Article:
Frances Friedkin, mom of Jewish leaders, 91

Frances Friedkin was born on the same fateful day — April 15, 1912 — that the Titanic sank.

The connection ends there, since Friedkin, a longtime Oakland resident, possessed a completely unsinkable personality. She died Nov. 8 at the age of 91.

Small in stature at 5 feet 2 inches, Friedkin was big in spirit.

“You couldn’t keep her down,” said her youngest son, Mort, former president of the Jewish Community Federation of the Greater East Bay.

She was the matriarch of a younger generation of local Jewish leaders who have served as presidents of regional and national organizations, including Mort Friedkin’s wife, Amy, who heads the American-Israel Public Affairs Committee.

A top student who regularly made the dean’s list, she needed to go to work instead of college after graduating from San Francisco’s Commerce High School. But at the age of 47, Friedkin enrolled at U.C. Berkeley and became a classmate of her oldest son, Stephen. She majored in anthropology.

The daughter of a San Francisco soda fountain operator, the former Frances Statner married Nathan Friedkin, a pharmacist from Oakland, in 1938.

The couple had three sons: Stephen, a pediatrician from Berkeley; Gerald, past president

of Beth Jacob Congregation and a Piedmont resident; and Mort of San Francisco.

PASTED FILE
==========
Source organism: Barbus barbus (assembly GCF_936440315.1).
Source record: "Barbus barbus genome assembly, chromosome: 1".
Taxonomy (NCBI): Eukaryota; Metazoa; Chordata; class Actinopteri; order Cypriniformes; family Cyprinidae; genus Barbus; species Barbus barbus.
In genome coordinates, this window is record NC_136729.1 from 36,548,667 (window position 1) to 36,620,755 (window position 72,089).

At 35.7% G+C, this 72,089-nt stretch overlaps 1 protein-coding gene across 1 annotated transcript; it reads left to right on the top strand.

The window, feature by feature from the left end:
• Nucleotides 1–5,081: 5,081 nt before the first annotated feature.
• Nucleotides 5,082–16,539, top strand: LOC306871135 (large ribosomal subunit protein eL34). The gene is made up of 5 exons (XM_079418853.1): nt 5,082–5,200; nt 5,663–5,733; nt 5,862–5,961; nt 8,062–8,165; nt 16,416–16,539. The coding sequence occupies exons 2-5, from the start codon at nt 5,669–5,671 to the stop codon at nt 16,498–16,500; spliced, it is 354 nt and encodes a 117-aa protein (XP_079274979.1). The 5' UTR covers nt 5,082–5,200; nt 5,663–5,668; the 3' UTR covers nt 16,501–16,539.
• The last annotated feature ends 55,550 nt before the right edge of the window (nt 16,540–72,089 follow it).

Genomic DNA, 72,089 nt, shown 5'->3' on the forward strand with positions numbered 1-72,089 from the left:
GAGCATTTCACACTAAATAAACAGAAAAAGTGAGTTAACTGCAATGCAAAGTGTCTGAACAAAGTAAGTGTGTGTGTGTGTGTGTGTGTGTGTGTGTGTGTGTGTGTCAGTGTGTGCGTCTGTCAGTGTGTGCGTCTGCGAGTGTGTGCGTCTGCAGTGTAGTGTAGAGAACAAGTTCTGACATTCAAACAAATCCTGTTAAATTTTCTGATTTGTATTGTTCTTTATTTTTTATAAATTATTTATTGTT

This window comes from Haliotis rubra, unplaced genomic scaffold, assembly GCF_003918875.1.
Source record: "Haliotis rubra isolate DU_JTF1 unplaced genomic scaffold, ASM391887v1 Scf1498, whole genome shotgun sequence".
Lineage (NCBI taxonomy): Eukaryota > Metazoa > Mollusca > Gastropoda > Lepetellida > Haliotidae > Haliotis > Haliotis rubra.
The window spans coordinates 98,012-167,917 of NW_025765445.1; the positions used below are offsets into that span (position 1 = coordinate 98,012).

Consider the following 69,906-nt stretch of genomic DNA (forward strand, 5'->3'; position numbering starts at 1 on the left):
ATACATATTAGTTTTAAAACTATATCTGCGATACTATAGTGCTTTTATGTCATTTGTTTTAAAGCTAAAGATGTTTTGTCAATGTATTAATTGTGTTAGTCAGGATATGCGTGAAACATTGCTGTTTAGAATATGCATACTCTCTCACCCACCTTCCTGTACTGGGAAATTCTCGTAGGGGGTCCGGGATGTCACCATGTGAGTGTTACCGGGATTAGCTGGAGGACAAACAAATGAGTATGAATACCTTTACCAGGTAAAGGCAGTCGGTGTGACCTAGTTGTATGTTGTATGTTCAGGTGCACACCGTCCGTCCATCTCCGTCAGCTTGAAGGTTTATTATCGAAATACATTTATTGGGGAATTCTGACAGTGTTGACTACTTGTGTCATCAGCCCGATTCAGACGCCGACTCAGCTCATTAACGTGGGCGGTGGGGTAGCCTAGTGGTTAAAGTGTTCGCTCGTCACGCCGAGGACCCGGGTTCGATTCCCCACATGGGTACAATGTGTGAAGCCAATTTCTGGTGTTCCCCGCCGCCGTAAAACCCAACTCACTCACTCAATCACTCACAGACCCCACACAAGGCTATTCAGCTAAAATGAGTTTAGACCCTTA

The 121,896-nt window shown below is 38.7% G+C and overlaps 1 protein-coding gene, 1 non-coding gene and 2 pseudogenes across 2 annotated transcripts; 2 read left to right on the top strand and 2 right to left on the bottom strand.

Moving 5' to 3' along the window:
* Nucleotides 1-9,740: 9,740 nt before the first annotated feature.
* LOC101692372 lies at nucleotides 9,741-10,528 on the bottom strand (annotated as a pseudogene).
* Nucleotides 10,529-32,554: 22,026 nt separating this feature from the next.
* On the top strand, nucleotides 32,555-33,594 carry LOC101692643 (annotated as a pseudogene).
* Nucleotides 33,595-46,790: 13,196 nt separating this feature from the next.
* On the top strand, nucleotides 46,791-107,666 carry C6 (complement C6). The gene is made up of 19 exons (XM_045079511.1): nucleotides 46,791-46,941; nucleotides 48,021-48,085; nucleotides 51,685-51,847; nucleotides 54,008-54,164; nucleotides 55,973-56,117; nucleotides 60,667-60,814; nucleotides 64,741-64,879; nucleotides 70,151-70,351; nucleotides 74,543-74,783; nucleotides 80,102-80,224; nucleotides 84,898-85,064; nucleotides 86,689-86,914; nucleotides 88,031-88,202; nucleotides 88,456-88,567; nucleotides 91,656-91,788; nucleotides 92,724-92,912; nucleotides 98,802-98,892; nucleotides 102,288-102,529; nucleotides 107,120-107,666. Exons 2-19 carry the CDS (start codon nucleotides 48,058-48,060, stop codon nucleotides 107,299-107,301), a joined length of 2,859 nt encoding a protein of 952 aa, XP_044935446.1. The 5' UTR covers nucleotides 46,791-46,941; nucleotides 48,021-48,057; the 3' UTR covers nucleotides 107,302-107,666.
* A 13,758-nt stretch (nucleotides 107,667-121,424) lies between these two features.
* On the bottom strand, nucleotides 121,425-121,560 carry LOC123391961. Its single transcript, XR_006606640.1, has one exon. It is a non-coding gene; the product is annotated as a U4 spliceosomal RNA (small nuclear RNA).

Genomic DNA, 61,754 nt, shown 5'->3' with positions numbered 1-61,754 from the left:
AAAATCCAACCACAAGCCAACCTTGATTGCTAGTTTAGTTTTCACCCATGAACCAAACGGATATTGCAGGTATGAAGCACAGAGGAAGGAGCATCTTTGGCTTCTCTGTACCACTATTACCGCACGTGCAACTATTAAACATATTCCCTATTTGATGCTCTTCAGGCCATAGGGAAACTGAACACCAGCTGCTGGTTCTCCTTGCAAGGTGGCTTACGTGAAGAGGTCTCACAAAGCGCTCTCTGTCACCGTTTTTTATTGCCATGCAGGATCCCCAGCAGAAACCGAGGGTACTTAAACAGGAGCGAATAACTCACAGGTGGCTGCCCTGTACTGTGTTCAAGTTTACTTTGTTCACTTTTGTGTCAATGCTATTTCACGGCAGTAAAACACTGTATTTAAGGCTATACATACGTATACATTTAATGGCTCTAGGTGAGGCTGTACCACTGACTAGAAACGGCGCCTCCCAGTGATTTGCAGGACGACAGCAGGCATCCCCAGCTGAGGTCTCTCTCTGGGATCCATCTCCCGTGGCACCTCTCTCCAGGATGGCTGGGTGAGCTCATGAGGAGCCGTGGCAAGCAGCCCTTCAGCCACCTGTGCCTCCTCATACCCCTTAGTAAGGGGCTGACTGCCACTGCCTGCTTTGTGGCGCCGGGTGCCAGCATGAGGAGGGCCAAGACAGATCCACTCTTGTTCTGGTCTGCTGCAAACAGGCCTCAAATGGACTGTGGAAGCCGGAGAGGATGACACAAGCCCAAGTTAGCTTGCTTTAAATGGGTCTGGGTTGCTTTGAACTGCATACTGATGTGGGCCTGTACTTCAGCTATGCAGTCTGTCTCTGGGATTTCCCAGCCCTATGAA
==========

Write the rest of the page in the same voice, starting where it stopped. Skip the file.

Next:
The Friedkins were instrumental in raising money a half century ago to move Orthodox Beth Jacob Congregation from downtown Oakland to its current home on Park Boulevard. Nathan Friedkin served as president of the congregation while Frances was active in Hadassah, the women’s Zionist organization.

Widowed at 55, she was an avid reader, classical pianist, fluent Yiddish speaker and ardent bargain hunter. Friends and family described her as a safta (grandma) to a multitude of young people who were no blood relation.

“She had a sparkle,” said Susan Libitzky, a former publicist for the S.F.-based Jewish Community Federation and a close friend.

She also was unflappable. On a trip several years ago to Israel, Friedkin was hospitalized for almost a week with heart problems and then fell and hit her head shortly after being discharged.

On her way back to the hospital, the elevator in which she was riding got stuck. Turning to her daughter-in-law, Amy, she deadpanned, “You never have a deck of cards when you need one.”

Mort Friedkin said, “The only thing she asked for was your time.” Visits to her apartment off Piedmont Avenue frequently ended with the query, “When are you coming back?”

Granddaughter Jenirose Friedkin of New York said, “Although she was an intellectual herself, the things that she realized were the most important were family and connections.”

One of those connections, Libitzky, said she and Friedkin became fast friends after sharing a seder meal about a dozen years ago.

The two met several times a month to dine at Burger King (she favored a Junior Whopper with no cheese), go shopping for deals, play bridge or just hang out. “She didn’t seem like an old person to me,” said Libitzky, who is decades younger.

Services were held Nov. 10 followed by burial at Home of Peace Cemetery.

In addition to her three sons, Friedkin is survived by eight grandchildren and three great-grandchildren.

Contributions can be made to Hadassah Hospital, Center for Emergency Medicine, c/o Oakland Chapter of Hadassah, 950 Longridge Rd., Oakland, CA 94610.